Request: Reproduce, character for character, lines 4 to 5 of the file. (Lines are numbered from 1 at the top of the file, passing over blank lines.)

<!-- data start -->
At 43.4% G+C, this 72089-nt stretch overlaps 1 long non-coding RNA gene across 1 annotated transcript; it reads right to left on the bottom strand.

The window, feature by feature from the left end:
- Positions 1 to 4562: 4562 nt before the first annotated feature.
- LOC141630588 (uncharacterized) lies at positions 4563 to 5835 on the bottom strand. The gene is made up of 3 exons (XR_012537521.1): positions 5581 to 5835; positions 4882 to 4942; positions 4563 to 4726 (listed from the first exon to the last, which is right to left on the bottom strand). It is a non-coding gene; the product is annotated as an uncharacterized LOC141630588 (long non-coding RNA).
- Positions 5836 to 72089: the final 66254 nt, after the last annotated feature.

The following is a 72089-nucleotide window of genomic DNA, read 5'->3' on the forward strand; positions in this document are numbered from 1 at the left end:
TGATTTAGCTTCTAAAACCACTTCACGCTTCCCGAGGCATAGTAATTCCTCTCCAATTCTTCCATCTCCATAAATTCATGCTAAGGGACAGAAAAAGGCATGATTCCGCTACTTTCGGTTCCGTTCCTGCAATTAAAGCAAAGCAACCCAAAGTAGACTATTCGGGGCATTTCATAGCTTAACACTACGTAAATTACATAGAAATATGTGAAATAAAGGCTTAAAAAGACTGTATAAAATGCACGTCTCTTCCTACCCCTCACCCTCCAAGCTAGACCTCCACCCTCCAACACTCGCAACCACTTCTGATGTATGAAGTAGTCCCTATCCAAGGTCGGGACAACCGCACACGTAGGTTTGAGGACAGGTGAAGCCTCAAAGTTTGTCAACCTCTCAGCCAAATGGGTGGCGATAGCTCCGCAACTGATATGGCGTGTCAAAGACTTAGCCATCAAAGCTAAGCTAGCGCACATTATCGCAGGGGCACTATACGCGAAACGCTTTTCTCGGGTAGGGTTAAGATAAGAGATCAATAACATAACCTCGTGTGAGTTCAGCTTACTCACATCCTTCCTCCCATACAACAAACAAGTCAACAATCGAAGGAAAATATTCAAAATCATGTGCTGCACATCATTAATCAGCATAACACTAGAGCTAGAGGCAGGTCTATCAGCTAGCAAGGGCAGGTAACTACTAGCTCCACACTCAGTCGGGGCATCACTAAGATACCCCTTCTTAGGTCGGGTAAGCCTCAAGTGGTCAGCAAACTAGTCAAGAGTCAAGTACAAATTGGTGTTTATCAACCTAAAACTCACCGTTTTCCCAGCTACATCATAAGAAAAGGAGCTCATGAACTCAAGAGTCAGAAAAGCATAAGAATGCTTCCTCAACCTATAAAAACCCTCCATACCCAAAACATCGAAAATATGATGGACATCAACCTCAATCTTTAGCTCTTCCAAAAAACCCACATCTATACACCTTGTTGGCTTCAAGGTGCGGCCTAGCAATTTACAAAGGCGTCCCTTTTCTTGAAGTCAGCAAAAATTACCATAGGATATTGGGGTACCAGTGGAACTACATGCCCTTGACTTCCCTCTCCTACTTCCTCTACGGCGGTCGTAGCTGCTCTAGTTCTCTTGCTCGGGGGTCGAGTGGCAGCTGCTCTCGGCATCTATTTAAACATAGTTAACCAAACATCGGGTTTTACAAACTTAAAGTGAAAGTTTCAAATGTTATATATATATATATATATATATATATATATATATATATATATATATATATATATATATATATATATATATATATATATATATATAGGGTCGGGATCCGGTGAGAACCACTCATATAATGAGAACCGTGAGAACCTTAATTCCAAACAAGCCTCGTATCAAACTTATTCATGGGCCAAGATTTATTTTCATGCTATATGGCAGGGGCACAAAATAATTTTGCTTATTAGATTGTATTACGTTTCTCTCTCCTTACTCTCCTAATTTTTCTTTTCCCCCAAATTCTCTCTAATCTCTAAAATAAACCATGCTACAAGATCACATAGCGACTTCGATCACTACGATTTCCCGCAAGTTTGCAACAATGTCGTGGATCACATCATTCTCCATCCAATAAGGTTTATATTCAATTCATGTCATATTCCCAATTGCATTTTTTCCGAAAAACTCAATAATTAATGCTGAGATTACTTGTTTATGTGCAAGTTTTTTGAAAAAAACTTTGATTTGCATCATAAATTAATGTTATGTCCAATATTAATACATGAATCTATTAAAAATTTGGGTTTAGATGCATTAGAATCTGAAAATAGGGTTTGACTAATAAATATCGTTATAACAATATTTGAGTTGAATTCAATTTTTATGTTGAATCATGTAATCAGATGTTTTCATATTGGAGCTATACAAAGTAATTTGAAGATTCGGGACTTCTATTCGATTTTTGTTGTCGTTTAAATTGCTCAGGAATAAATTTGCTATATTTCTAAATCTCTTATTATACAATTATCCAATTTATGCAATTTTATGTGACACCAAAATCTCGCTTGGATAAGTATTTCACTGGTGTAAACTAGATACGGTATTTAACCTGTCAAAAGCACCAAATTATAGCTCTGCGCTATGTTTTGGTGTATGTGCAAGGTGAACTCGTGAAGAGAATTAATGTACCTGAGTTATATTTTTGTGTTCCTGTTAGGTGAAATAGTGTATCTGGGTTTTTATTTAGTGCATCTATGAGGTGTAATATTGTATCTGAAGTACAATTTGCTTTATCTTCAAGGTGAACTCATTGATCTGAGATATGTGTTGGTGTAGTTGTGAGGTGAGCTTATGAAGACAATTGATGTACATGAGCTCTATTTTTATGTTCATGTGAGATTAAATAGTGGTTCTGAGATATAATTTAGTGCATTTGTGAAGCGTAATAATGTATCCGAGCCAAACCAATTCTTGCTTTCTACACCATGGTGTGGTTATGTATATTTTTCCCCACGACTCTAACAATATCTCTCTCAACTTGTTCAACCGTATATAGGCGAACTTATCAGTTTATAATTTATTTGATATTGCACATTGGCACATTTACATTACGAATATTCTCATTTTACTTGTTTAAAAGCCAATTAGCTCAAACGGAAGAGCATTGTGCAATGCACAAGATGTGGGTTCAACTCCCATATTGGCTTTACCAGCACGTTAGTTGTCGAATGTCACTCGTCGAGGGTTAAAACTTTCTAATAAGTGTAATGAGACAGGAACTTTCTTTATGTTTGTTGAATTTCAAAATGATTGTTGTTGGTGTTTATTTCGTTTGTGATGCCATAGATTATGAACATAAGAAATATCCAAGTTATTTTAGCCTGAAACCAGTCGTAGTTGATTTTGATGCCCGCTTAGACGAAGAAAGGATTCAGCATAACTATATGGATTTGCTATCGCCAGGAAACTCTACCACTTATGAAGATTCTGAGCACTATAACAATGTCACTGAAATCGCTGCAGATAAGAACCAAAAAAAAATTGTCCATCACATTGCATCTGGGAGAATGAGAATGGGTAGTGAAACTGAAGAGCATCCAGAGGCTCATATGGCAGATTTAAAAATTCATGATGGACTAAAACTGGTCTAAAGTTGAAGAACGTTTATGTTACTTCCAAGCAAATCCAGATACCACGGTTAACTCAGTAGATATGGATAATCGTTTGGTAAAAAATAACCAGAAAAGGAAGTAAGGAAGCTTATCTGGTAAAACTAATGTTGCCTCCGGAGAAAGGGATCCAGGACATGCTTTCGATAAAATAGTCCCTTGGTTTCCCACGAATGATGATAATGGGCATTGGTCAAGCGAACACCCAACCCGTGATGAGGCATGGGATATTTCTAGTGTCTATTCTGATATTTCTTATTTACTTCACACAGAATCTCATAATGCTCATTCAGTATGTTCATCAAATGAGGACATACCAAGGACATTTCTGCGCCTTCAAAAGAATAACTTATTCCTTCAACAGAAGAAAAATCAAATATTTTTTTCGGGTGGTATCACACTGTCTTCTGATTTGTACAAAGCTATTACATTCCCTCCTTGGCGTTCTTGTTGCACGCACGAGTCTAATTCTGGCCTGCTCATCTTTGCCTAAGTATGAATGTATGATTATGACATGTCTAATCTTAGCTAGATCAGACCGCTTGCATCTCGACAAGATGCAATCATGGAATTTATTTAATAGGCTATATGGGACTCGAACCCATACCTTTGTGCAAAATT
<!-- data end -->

- LOC141630588 (uncharacterized) lies at positions 4563 to 5835 on the bottom strand. The gene is made up of 3 exons (XR_012537521.1): positions 5581 to 5835; positions 4882 to 4942; positions 4563 to 4726 (listed from the first exon to the last, which is right to left on the bottom strand). It is a non-coding gene; the product is annotated as an uncharacterized LOC141630588 (long non-coding RNA).
- Positions 5836 to 72089: the final 66254 nt, after the last annotated feature.